The plight of the redhead is close to my heart. I was nine years old when Disney first released The Little Mermaid. It had a tremendous impact on me.
Strawberry Shortcake, Little Orphan Annie, Raggedy Ann: these were my people. But they were all children, so they were for babies. Insofar as “adults” were concerned, Barbie and Aurora were blondes, Snow White had black hair, and Cinderella, a strawberry blonde in the movie, was rendered blonde everywhere else, as though her red hair was a shameful secret to sweep under the rug.
(“Shh! Don’t mention the red hair!”)
Prior to The Little Mermaid, the only significant openly redheaded adult character I had encountered was Jessica Rabbit, from Who Framed Roger Rabbit the previous year. And, as I’ve previously discussed, my parents were less than enthused when I latched onto her as a role model.
So along came Ariel (who was hardly an adult, but to a nine-year-old, sixteen is ancient). She was a redhead, she was grown up, and she was “mine.” All redheaded characters were “mine,” up until I started noticing a pattern in the set.
Spunky Ariel challenged her father’s rule and struck her own path. Sultry Jessica Rabbit sashayed her way to whatever she wanted. Quirky Strawberry, Annie, and Ann used their winsome smiles to endear themselves to everyone. But it wasn’t simply their character. The charm was in the hair.
Red hair is a literary hallmark. Like a beacon on a hill, it instantly alerts the audience, “Hey! This character is different and unique and living outside the box!”
Some literary encounters:
Pippi Longstocking, Pippi Longstocking by Astrid Lindgren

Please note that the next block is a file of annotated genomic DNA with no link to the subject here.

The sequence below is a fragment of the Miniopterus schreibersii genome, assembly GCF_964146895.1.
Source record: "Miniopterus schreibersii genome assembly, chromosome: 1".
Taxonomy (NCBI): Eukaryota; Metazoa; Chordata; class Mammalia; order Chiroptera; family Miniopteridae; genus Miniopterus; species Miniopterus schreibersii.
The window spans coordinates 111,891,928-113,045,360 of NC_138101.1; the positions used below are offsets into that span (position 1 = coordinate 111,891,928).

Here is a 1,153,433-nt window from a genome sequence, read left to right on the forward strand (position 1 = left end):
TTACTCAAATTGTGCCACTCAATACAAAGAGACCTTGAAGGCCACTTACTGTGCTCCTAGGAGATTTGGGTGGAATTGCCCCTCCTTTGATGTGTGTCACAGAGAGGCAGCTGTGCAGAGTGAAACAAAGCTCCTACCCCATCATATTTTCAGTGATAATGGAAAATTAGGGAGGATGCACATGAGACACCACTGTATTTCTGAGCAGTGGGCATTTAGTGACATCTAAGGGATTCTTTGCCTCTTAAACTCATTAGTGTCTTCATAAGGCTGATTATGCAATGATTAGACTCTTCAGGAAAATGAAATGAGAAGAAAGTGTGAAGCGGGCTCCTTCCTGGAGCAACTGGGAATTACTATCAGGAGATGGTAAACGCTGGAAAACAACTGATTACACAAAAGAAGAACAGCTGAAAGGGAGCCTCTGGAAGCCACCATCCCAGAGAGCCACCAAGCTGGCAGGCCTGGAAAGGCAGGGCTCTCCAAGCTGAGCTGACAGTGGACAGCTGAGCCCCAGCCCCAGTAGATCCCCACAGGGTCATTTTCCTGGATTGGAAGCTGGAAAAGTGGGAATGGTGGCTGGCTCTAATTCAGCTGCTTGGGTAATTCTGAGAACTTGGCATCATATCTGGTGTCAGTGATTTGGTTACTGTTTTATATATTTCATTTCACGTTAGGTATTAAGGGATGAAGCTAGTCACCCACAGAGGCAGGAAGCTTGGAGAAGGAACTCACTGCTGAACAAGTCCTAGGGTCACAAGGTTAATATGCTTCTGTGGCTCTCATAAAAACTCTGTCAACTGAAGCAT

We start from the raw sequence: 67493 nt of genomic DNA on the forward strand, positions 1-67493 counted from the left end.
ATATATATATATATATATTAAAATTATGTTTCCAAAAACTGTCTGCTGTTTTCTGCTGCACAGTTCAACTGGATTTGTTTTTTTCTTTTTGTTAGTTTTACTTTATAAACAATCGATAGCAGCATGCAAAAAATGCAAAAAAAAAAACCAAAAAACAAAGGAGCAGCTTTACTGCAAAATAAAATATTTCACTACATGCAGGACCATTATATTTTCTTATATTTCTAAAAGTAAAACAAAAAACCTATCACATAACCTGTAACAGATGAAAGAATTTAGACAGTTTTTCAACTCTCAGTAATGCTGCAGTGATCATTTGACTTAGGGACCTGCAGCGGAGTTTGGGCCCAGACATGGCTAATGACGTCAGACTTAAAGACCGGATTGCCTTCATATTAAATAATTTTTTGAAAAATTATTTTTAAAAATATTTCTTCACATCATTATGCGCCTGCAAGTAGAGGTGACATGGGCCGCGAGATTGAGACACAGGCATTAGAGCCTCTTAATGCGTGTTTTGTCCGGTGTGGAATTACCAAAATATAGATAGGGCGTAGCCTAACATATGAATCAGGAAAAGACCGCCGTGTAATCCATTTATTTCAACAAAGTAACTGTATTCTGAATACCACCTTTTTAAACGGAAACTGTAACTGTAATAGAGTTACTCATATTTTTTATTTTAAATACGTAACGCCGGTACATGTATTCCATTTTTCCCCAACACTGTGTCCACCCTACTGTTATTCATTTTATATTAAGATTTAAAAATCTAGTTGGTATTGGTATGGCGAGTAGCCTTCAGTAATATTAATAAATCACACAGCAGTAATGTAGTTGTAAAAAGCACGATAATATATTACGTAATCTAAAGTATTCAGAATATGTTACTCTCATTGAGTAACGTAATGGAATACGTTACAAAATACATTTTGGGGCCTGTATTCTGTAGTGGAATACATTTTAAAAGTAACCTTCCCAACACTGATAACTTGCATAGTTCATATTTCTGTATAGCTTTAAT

Pippi belongs in the same category as Strawberry, Annie, and Ann, except that she’s “quirky” on steroids. Those braids! Those freckles! That name! What’s Pippi up to now? D’aww, there are sure to be some hilarious hijinks from the lovable, quirky redhead.
Caddie Woodlawn, Caddie Woodlawn by Carol Ryrie Brink
It’s another lovable, quirky redhead! And she’s a tomboy, too! What’s that quirky Caddie up to today? Off riding horses or playing with Indians? D’aww, there are sure to be some hilarious hij—hang on. Didn’t I already do this bit?
Anne Shirley, Anne of Green Gables by L. M. Montgomery
Look! It’s another precocious, fanciful, lovable redhead! And the hijinks! Of course! Anne wouldn’t have been nearly as precocious or fanciful or lovable as a dirty-blonde or a brunette, amirite? Half of her character is built from her hair color.
And she hates it. Like, she constantly laments having red hair, to the extent that I started to question my worldview. Was I supposed to hate my hair too?
Aerin, The Hero and the Crown by Robin McKinley
Say goodbye to quirks and hijinks. This novel broadened my understanding of the negative side of red hair. Aerin, the witchwoman’s daughter, an outcast from her dark-haired countrymen, faces isolation from her own family because of her fiery locks.
She’s actually not quirky, and she’s also not out-of-the-box by choice. She’s been shoved out because she doesn’t belong. So, breath of fresh air and depressing all at the same time.
The Weasley Family, the Harry Potter series by J. K. Rowling
Oh, look! We’re magic and could probably build ourselves a castle with magic, but we’re a whole lovable family of super-quirky redheads, so we’re going to live in a super-quirky shambles of a shack that we’ll call The Burrow. It’s so quirky! Did we mention that we all have red hair? And that we’re quirky?
Okay, so I might have already reached my disillusionment stage by the time I encountered Harry Potter. I know that people absolutely love the Weasleys, and I probably would have loved them too if they were a family of blonds or brunets, or a mixture of hair colors. But the whole “quirky gingers” vibe put me off because it’s already flippin’ everywhere.
And since the only other redhead in the series (if I recall correctly) was Lily Potter—who is dead on Page 1—as a redhead, I found the “lovable, quirky outcasts” just a bit too stereotypical.
Oh, but that’s just one of my quirks, I suppose. It came with the hair color.
(I guess the “lovable” trait takes some actual work, haha.)